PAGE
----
The .44 Special cartridge is the result of cartridge evolution initiated by Smith & Wesson. It actually began with the .44 Russian cartridge, which drove a 246 gr. Bullet at about 750fps. Smith & Wesson wanted to develop a similar cartridge that would make use of the relatively new smokeless powder, which seemed to be the wave of the future. Accordingly, S&W lengthened the .44 Russian cartridge, slightly, and began calling it the .44 Smith & Wesson Special. The .44 Special, as we know it today, was first introduced in 1907.
Sadly, Smith & Wesson did not see fit to improve the performance of this new cartridge, retaining the same 246 gr. Bullet and driving it at 750fps. We’ll never really know why this happened because the cartridge is capable of handling much higher pressures and velocities. It wasn’t long before a loose-knit organization, called The .44 Associates, began to circulate a newsletter, sharing improved handloads for the .44 Special.
Gun writer Elmer Keith had been working primarily with the .45 Colt cartridge, however he decided to see just what this .44 Special was capable of. Keith designed the great SWC bullet that came to be known as the Lyman #429421, and generally weighed in at 250 grains. Using N-frame Smith & Wesson revolvers as the test vehicle, Keith soon settled on a handload that sped this hard-cast bullet along at some 1250fps. Mr. Keith really did not come up with the idea of a .44 Magnum. He was just trying to get the ammo companies to manufacture a .44 Special factory load that would duplicate his handloads.
The ammo companies, however, were really worried about what would happen to some of the older handguns with this new high-pressure .44 load. Accordingly, they decided to lengthen the cartridge, once again, and manufacture a new revolver that would handle it. In this manner, through the cooperation between Remington and Smith & Wesson, the .44 Magnum was born. Rightfully so, they gave Elmer Keith credit for the idea and saw to it that one of the first .44 Magnum revolvers was presented to him.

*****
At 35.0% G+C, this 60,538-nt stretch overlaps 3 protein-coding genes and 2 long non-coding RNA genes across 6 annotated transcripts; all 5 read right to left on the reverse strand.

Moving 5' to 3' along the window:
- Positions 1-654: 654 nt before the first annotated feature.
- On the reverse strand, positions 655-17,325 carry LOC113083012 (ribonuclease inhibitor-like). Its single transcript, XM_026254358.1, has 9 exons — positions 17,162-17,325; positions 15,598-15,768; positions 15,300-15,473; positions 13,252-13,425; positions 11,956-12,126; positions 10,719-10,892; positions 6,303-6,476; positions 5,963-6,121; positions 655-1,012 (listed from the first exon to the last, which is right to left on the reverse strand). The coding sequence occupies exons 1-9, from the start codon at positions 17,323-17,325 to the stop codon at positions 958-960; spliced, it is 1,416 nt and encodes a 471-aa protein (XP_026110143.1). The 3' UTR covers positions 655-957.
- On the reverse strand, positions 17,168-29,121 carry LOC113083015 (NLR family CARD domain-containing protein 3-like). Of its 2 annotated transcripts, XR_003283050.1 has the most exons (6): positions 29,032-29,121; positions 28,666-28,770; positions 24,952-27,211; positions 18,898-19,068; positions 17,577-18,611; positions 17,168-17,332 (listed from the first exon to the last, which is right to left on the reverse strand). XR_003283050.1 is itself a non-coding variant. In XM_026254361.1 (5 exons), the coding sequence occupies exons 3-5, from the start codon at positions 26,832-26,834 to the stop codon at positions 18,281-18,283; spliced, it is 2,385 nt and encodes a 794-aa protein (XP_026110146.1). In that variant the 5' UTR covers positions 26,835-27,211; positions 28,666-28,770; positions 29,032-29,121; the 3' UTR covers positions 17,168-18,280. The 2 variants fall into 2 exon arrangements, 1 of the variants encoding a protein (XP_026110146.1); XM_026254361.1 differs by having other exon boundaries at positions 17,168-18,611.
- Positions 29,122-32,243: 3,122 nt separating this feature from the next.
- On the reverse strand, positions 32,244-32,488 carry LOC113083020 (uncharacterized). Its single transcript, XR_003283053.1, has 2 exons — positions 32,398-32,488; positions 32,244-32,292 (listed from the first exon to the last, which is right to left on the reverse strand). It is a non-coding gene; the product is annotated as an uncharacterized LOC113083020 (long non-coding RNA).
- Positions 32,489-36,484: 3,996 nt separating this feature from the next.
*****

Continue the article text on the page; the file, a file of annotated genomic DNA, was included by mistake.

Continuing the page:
While small-frame .44 Special revolvers should only be used with appropriate factory ammunition, the Colt Single Action, the Ruger Blackhawk, and N-frame Smith & Wesson revolvers can all handle more velocity and pressure, thus increasing their performance and usefulness.
RCBS offers their #250K mold, which is a pretty darned faithful rendering of Mr. Keith’s original bullet. This is my favorite in .44 Special. And the old cartridge really shines when you drive that bullet to 900-950fps in the appropriate revolvers. Unique and Hodgdon’s Universal Clays are the powders to use in this regard.
Fortunately, for those who don’t handload, you can find .44 Special ammunition in this performance range from DoubleTap Ammunition and Buffalo Bore Ammunition, to name a few.
The .44 Special, with a 250 grain hard-cast bullet at 950fps, is generally quite accurate in all decent revolvers. In addition, it works quite well as a personal defense load and general outdoor load. I’ve matched it against whitetail deer, mule deer, and feral hogs, with great results. I’ve taken my share of Rio Grande turkey, javalina, and coyotes, with it, too.
The .44 Special cartridge is still around because it is extremely useful, extremely accurate. It’s a game getter and a fight stopper. The .44 Special is truly special.
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